The recent story on a proposal to limit the use of synthetic pesticides in South Portland (“Plan to ban pesticides: A model or a mistake?”, April 11) offers an overview of the differing perspectives on proposed pesticide ordinances. It also raises the significant issue of how both federal and state agencies are not doing enough to ensure that commonly used lawn and garden products are safe.

But this is just one part of a larger and much more ominous problem: the failure over decades of state and federal government to protect citizens from the short- and long-term risks of exposure to literally thousands of hazardous chemicals all around us.

Toxicity to children (and, to a greater extent, dogs) from lawn and garden pesticides is just one aspect of the danger. Tons of widely used chemicals such as glyphosate, the active ingredient in the weedkiller Roundup and nitrogen-rich fertilizers eventually reach Casco Bay, contributing to overgrowth of green algae and mass die-offs of phytoplankton, which can adversely affect fish and shellfish. Growing public concern surrounds the use of neonicitinoid pesticides, which are closely linked with declining numbers of bees and other pollinating insects, bats and other species further up the food chain.

The 1976 Toxic Substances Control Act, a federal law conceded to have been largely shaped by the chemical industry, has been a toothless, sleeping watchdog. During the past 40 years, it is estimated that over 80,000 synthetic chemicals have entered into widespread use in industry, household products, personal care items and myriad other uses; newer chemicals are being added at an estimated rate of over 700 per year. Only a small fraction have been adequately tested and even fewer are adequately targeted by meaningful restrictions or outright bans on their use.

Alarmingly, widespread testing of umbilical cord blood reveals that is possible to detect over 200 synthetically produced chemicals and their breakdown products. In adults, evidence of these same chemicals can also be found in blood, urine, semen and other body fluids.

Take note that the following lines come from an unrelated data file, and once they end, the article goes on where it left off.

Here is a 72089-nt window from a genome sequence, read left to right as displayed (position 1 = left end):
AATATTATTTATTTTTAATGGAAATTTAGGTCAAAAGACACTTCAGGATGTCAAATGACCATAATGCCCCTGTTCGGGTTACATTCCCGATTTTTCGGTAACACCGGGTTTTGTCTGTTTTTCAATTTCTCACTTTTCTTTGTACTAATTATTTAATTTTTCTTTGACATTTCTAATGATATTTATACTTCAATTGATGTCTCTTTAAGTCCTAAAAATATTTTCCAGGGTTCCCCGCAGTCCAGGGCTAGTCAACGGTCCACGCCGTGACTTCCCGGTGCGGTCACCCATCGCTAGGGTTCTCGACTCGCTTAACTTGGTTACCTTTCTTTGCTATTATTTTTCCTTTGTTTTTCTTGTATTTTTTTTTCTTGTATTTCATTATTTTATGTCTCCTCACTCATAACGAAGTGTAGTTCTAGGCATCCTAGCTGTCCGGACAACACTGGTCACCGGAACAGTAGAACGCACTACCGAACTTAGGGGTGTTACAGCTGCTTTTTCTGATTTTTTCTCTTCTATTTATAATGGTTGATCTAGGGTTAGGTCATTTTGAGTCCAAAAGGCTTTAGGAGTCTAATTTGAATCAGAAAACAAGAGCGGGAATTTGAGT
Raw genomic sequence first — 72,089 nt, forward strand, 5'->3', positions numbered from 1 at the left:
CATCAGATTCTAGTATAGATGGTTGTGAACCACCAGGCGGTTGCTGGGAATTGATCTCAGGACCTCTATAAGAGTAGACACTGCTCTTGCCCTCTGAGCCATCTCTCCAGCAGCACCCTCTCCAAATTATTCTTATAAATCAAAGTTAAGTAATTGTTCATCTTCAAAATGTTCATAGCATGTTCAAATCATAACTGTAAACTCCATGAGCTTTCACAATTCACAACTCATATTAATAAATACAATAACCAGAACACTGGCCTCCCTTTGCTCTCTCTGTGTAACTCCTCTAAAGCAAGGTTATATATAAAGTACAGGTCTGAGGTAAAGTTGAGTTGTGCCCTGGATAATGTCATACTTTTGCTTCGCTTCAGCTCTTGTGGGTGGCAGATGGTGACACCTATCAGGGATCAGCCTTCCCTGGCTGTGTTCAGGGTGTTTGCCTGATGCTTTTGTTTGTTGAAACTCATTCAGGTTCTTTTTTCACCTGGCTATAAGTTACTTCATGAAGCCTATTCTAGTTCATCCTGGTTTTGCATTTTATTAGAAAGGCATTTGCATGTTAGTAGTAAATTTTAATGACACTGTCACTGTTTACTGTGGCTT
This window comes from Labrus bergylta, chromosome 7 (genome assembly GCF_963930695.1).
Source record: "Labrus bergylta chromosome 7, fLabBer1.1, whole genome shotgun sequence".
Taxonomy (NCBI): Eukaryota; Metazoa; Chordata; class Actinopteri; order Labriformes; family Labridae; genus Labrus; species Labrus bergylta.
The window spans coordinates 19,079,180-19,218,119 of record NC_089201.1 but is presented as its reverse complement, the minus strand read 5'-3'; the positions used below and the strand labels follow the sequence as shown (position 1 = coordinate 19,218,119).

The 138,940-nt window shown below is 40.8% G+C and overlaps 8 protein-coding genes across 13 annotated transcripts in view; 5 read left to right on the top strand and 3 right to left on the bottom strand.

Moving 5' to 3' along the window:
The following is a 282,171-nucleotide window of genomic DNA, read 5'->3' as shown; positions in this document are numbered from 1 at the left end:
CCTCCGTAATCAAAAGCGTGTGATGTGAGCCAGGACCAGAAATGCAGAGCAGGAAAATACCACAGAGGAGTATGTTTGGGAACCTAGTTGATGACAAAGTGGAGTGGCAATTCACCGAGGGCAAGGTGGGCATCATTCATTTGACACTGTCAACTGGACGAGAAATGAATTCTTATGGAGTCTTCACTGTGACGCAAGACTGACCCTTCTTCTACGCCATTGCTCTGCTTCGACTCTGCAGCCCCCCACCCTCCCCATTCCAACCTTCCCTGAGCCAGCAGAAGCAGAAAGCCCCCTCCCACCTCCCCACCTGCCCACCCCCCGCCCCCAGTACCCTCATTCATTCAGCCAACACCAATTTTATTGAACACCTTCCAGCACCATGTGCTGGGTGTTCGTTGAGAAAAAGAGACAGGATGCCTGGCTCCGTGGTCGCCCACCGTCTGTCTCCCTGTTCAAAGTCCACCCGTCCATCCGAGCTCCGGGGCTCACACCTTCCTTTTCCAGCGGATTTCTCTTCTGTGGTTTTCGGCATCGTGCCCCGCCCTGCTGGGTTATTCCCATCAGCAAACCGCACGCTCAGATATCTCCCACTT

A wide spectrum of problems are correlated with exposure to synthesized chemical toxins, as well as to many other substances long recognized as harmful, such as lead, mercury, arsenic, dioxin and radon. Many public health experts attribute the rising incidence of various cancers, infertility, birth defects, lowered IQ, attention-deficit hyperactivity disorder and behavior and learning problems to increasing exposure to the toxins that are everywhere in our environment.

Children are more vulnerable to any type of poisoning than are adults, because of their higher metabolism and respiratory rate, greater surface-to-mass ratio and the tendency for toddlers to crawl across lawns and floors, mouthing whatever they think looks interesting. There are also critical periods in utero and during early childhood when their developing nervous systems are more vulnerable to disruptive influences.

Moreover, their longer lifespan means children may continue to accumulate toxic chemicals in their bodies far longer than adults. The presence of even small amounts of endocrine-disrupting chemicals at critical periods of embryonic development may contribute to birth defects in male genitals, and possibly later infertility or other reproductive problems. Such long-term adverse effects escape detection during short-term testing.

Research has shown a clear connection between exposure to some of these hormone-mimicking chemicals and marked obesity in rats raised on the same diet as matched controls, suggesting that environmental toxins – as well as more obvious factors such as overeating and inactivity — may be insidious contributors to the current national epidemic of obesity.

Bills intended to replace the Toxic Substances Control Act have been put forward in the U.S. Senate and House of Representatives, with conference committees now working to integrate these into a meaningful bipartisan consensus. Inevitably, chemical industry lobbyists will be attempting to weaken or dilute any final version. It is thus a crucial time for our congressional delegation to hear from Maine citizens and environmental groups seeking stronger protective action.

When writing or calling the offices of our senators and representatives, urge their support for provisions in any new chemical legislation that will:

• Compel the Environmental Protection Agency to identify and test significant numbers of “chemicals of high concern” (chemicals proven to cause serious health concerns) within a specific time frame.

• Ensure that the language of any new legislation does not effectively invalidate safeguards already in place in Maine and other states with progressive toxic control laws (such as the Kid-Safe Product Act, banning bisphenol-A in child products).

James H. Maier, M.D., of Scarborough is a longtime member of Maine Physicians for Social Responsibility.